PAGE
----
Kotz said he will examine the operations of the SEC's enforcement and inspection divisions and will make recommendations for changes, steps beyond what Cox had called for.
At the first congressional hearing on the scandal, Rep. Spencer Bachus, R-Ala., called for Congress to create a regulatory structure "for the 21st century."
The House Financial Services Committee is trying to determine how, despite warnings back to at least 1999 to SEC staff members, Madoff continued to operate his alleged scheme.
"Clearly, our regulatory system ... failed miserably and we must rebuild it now," said Rep. Paul Kanjorski, D-Pa.
Rep. Paul Hodes, D-N.H., said the Madoff scandal is like "the cherry on a bad sundae."
In the Senate, Banking Committee Chairman Chris Dodd, D-Conn., and Sen. Richard Shelby of Alabama, the panel's senior Republican, announced that they have opened an investigation of the Madoff affair. They told Cox in a letter that they are reviewing the SEC's oversight of Madoff's firm and requested relevant documents from the agency.
Thousands of individuals - including ordinary people and Hollywood celebrities - as well as big hedge funds, international banks and charities around the globe lost money investing with Madoff. A prominent French financier who had entrusted his fortune and his clients' money to Madoff was found dead at his office in New York on Dec. 23, an apparent suicide.
Federal prosecutors said in court Monday that the 70-year Madoff violated bail conditions by mailing about $1 million worth of jewelry and other assets to relatives and should be jailed without bail.
"I am a human face on this tragedy," said Allan Goldstein, a retired New York textile distributor who testified at Monday's House hearing.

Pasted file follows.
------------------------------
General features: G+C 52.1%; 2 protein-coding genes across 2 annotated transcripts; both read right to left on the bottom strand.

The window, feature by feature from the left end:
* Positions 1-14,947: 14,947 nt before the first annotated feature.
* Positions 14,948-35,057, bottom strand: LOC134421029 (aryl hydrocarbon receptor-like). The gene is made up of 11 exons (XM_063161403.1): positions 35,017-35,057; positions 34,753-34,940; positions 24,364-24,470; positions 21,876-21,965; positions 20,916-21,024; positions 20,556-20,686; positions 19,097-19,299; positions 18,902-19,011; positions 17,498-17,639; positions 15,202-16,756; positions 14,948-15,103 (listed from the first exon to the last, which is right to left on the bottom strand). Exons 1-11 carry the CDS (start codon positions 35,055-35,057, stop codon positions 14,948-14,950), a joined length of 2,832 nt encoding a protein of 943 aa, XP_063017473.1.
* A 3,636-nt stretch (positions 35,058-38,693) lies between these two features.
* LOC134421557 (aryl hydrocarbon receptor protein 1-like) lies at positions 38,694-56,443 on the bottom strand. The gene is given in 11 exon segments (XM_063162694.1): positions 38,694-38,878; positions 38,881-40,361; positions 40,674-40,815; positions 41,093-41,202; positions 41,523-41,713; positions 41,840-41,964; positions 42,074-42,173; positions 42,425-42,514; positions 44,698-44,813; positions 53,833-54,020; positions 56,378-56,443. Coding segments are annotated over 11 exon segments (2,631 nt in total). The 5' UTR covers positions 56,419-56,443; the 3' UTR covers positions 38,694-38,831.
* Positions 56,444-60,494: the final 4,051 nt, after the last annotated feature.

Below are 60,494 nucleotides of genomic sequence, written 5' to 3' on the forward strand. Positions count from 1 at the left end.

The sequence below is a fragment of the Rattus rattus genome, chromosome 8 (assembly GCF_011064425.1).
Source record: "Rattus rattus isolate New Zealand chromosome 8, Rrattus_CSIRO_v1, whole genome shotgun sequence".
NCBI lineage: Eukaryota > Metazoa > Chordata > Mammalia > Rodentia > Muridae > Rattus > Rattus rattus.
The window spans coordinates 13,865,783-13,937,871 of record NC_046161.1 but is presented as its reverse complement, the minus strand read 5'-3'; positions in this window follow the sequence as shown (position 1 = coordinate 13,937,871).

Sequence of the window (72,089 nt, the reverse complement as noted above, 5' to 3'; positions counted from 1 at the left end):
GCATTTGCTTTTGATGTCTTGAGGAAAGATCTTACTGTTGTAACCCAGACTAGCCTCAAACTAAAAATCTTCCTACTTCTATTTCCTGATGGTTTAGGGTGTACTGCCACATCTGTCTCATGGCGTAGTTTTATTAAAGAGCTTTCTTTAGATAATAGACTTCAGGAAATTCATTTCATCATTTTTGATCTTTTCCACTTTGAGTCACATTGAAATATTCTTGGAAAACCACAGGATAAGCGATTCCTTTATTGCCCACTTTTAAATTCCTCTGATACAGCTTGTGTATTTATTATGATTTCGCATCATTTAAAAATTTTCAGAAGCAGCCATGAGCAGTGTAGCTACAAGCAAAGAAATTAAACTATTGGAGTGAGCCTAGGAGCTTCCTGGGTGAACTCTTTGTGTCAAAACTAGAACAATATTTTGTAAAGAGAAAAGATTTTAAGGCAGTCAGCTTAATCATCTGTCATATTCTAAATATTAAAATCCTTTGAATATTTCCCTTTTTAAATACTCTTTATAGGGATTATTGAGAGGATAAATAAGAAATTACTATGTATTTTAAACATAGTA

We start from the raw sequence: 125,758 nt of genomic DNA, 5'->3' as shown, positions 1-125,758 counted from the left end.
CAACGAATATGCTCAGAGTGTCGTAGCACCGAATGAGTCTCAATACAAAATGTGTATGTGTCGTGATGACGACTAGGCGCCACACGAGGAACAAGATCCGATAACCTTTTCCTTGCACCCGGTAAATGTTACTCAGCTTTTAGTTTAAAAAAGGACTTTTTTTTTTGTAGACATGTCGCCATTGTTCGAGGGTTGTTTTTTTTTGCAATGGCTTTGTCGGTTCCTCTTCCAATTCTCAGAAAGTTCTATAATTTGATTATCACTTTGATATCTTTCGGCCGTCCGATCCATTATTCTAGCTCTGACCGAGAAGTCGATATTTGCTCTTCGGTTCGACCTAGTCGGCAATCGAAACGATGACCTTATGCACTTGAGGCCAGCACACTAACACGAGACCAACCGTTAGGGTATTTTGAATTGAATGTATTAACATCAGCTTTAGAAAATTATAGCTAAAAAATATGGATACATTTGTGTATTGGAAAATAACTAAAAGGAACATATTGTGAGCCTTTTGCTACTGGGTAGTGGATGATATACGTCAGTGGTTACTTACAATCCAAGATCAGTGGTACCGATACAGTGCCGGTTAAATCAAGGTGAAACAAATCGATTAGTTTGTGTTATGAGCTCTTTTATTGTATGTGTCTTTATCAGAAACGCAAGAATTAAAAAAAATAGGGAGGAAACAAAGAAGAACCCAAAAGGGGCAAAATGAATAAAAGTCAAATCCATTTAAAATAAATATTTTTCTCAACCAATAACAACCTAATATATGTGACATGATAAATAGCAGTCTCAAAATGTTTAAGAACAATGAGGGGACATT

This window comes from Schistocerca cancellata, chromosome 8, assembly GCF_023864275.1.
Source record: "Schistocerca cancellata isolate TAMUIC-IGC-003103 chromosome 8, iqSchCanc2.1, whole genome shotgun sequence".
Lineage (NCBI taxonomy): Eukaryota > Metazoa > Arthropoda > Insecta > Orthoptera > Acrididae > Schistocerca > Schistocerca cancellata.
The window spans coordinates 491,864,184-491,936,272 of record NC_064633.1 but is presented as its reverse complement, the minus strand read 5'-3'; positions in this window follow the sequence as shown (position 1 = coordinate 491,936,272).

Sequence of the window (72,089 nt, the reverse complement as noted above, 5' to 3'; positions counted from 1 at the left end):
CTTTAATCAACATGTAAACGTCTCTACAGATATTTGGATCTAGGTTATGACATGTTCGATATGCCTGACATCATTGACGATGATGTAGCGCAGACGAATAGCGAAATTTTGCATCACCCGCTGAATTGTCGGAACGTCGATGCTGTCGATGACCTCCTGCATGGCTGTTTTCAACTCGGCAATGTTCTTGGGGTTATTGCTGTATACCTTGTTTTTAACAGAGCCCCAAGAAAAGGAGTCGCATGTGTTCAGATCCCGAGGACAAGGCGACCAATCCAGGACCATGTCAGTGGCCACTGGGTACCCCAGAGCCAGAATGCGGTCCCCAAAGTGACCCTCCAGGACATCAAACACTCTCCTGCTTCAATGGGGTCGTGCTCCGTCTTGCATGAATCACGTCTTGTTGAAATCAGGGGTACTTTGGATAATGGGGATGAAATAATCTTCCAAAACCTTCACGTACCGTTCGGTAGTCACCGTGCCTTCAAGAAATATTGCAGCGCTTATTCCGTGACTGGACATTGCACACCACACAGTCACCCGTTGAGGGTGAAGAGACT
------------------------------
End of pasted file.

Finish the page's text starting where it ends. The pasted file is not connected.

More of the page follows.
Goldstein, 76, said he lost his entire life savings with Madoff and had to cash in his life insurance policies to cover his mortgage.
"Everything I worked for over a 50-year career is gone," Goldstein said. He said he had no reason to question the steady returns of 8 percent to 12 percent a year that Madoff's firm told him he was earning.
The Securities Investor Protection Corp. and the trustee handling the liquidation of Madoff's firm said Monday they mailed more than 8,000 claim forms to customers on Friday.
SIPC's president, Stephen Harbeck, faced pointed questioning at the hearing as lawmakers spelled out the math: an estimated $50 billion in losses from Madoff, $1.6 billion available to SIPC. The industry-funded organization, created by Congress to protect investors when a brokerage firm fails, can provide funds up to a maximum of $500,000 for each customer.
The SIPC shortfall will only worsen the distrust of investors, already deepened by the worst financial crisis since the Great Depression, said Rep. Gary Ackerman, D-N.Y. His district encompasses the affluent north shore of Long Island, home to many of Madoff's alleged victims.
Harbeck testified that the estimated $50 billion in losses includes an unknown measure of "false profits" not legitimately earned by Madoff investors - but on which the investors have been paying income taxes.
Lawmakers, many of whom had received calls from constituents and charities in their districts that lost money, jumped on the opportunity to show concern. The hearing was held on the final day of the current Congress.
Rep. Brad Sherman, D-Calif., insisted that all five SEC commissioners should tender their resignations to President-elect Barack Obama.
Republicans warned against rushing to new regulation as a response to the SEC breakdown.
"While the failures of regulatory and private-sector due diligence exposed by the Madoff matter are obvious, they do not lead me to conclude at this stage of the inquiry that what is needed are broad new legislative or regulatory mandates on the rest of the securities industry," said Rep. Spencer Bachus of Alabama, the senior Republican on the panel.
"What we may have in the Madoff case is not necessarily a lack of enforcement and oversight tools, but a failure to use them," he said.
The Madoff scandal allegedly involves a Ponzi scheme, in which people are persuaded to invest in a fraudulent operation. The early investors are paid their returns out of money put in by later investors.
It is named after Charles Ponzi, an Italian immigrant to Boston who worked as a waiter, bank teller and nurse before he talked investors into sinking their money into a complex - and, it turned out, bogus - scheme involving postal currency. His swindle in 1919-20 cheated thousands of people out of $10 million. He was sent to prison for mail fraud and, in 1934, deported.